This kids’ book business is not for babies, right? Time to put on my kick ass boots and get back to work…
When I am not doing illustrations, I paint like this.
For a glimpse of my secret other life as a very occasional courtroom illustrator.
Oregon has been in the news for the last 4 weeks due to the armed occupation of a federal wildlife refuge building out on the east side of the Cascades. Yesterday, 7 of the protesters were brought into federal court in Portland after being arrested. I got a call mid-morning from one of the local news channels asking me to go down to the courthouse to draw.
The courtroom experience is always a little fraught for me.The initial procedural hearings happen in a heartbeat — it is a crazy challenge to capture the general appearance of each defendant in less than 10 minutes. Accustomed as I am to working alone in my backyard studio, with no attention and little time pressure, the adrenaline rush of getting to court, angling for a seat where I can see the defendants, setting up a miniature studio around my feet, and cranking out reasonable likenesses of each defendant without knowing how much time I will have to do so — all of this gets my heart beating fast. But once I am drawing, the surroundings slip away and I experience a kind of hyper focus that I rarely achieve in my other work.
But it’s such a relief to return to my hidey-hole!
Ammon Bundy (one of the spokespeople and leaders of the occupying group)
I’ve decided to give myself a daily sketch challenge. I’d like to create a morning routine that kicks me right into creative work mode (instead of loafing around in social media land), so the plan is to make a sketch first thing when I enter my studio, before I even turn on my computer or check my phone. I’m tempted to post on instagram, but I think I’ll limit myself on that too. I might choose my favorites from the previous week on Mondays and post a couple as part of my new and improved ‘internet presence’ routine. But I will post them here, at least a few times a week — fair enough since more frequent blog posting is one of my goals this year.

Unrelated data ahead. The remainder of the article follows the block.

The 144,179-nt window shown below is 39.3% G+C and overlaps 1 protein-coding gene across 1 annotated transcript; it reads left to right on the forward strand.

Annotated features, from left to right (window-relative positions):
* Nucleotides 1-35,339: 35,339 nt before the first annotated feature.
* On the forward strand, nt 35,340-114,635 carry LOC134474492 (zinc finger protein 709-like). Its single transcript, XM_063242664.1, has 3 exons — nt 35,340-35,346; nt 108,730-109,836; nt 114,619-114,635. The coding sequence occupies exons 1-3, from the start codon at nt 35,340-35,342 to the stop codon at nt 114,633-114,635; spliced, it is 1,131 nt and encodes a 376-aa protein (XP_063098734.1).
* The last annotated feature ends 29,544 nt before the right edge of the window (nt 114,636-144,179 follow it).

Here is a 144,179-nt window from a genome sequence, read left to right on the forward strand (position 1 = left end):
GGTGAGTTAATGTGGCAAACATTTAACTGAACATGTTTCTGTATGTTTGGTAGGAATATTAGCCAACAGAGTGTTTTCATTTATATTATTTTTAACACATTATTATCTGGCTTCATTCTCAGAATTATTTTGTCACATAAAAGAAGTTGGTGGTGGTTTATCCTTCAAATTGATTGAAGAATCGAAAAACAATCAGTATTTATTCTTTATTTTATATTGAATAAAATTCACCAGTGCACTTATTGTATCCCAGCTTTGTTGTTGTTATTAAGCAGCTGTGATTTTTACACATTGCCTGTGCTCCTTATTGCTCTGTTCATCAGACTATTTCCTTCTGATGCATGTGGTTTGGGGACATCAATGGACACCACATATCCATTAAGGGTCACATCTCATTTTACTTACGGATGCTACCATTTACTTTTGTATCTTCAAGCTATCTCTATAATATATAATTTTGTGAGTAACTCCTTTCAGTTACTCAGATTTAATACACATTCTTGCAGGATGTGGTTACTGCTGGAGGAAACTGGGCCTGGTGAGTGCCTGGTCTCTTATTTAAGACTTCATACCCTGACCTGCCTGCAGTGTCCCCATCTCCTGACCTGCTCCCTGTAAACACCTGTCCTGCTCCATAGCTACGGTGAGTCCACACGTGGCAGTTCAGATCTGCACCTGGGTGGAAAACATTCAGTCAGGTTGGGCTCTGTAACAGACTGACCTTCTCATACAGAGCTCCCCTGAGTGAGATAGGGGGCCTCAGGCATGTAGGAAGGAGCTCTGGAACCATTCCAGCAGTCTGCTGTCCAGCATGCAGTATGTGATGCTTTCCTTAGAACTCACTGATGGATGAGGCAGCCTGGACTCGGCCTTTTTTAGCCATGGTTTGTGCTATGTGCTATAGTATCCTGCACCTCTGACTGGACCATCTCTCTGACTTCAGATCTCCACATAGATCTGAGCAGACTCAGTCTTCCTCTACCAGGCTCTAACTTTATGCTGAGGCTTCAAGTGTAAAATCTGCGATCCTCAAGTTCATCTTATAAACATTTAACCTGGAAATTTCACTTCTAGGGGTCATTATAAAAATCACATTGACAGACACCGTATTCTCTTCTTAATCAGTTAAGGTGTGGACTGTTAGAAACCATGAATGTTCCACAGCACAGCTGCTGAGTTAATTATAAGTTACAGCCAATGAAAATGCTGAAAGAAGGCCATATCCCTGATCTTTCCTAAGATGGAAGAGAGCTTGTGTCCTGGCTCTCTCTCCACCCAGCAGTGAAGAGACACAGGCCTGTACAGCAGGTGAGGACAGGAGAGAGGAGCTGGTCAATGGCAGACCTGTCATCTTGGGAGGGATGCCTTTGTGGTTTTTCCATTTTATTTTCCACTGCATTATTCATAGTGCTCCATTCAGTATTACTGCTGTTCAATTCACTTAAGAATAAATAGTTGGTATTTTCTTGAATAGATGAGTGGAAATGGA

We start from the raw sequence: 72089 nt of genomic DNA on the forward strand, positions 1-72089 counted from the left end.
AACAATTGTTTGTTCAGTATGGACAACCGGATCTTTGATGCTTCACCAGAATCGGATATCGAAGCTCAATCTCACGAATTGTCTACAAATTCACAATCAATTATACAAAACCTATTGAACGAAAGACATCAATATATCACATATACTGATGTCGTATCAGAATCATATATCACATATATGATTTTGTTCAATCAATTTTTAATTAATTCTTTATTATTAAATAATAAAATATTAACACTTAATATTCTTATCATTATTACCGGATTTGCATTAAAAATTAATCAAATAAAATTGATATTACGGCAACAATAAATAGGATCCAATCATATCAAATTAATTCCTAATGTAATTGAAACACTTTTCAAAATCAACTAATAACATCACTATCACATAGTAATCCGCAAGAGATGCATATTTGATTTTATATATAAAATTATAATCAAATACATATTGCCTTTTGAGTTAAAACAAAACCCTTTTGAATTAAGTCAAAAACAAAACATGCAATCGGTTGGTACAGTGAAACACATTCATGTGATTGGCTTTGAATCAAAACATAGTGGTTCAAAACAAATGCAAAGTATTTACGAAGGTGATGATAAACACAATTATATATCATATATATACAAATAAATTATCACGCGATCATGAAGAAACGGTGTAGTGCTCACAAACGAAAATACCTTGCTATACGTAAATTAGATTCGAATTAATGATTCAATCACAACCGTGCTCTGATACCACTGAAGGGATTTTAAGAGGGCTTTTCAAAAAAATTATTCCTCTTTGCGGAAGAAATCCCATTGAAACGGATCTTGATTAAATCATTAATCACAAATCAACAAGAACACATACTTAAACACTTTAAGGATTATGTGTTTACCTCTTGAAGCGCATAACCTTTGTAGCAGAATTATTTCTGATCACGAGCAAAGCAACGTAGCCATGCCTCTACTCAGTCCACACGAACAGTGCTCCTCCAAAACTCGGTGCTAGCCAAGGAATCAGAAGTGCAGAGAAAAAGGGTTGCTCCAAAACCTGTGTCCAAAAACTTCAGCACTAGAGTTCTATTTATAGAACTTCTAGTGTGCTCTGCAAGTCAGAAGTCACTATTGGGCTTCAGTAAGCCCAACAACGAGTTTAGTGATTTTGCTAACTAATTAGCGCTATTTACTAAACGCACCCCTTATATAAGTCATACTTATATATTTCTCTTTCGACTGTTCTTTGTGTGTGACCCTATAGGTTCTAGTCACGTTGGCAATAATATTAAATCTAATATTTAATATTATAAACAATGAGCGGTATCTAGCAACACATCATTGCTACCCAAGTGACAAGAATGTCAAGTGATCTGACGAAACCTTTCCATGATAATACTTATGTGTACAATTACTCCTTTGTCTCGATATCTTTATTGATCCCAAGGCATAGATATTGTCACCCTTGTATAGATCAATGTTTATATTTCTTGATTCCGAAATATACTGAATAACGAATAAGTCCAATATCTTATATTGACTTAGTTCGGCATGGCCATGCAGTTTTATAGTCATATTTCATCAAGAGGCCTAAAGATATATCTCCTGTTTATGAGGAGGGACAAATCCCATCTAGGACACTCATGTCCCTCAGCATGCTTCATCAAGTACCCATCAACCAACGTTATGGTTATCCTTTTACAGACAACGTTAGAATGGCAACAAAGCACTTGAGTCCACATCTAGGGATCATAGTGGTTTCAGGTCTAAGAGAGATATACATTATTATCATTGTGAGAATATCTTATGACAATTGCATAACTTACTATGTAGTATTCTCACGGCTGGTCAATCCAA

The challenge paramaters (for now):
• materials: dip pen and ink, plus one additional color if I want it
• theme: kids and pets
• bonus: a hand lettered word or phrase relating to the image
Here is day 1:
Note: noodlers ink BLEEDS on watercolor paper.
Oregon Children’s Theatre has a wonderful new-ish tradition of inviting artists to the dress rehearsal of their performances.
It’s always fun and a little exhilarating: drawing in the dark with only a clip-on booklight to illuminate my paper, scrambling to capture an interaction, gesture or expression that grabs me from the stage. It’s not clear why I choose to work in watercolor under these circumstances — apparently ‘logical’ and ‘strategic’ are not my top qualities. But there is no opportunity to second guess or fuss over details, so sometimes the results are refreshingly loose and lively.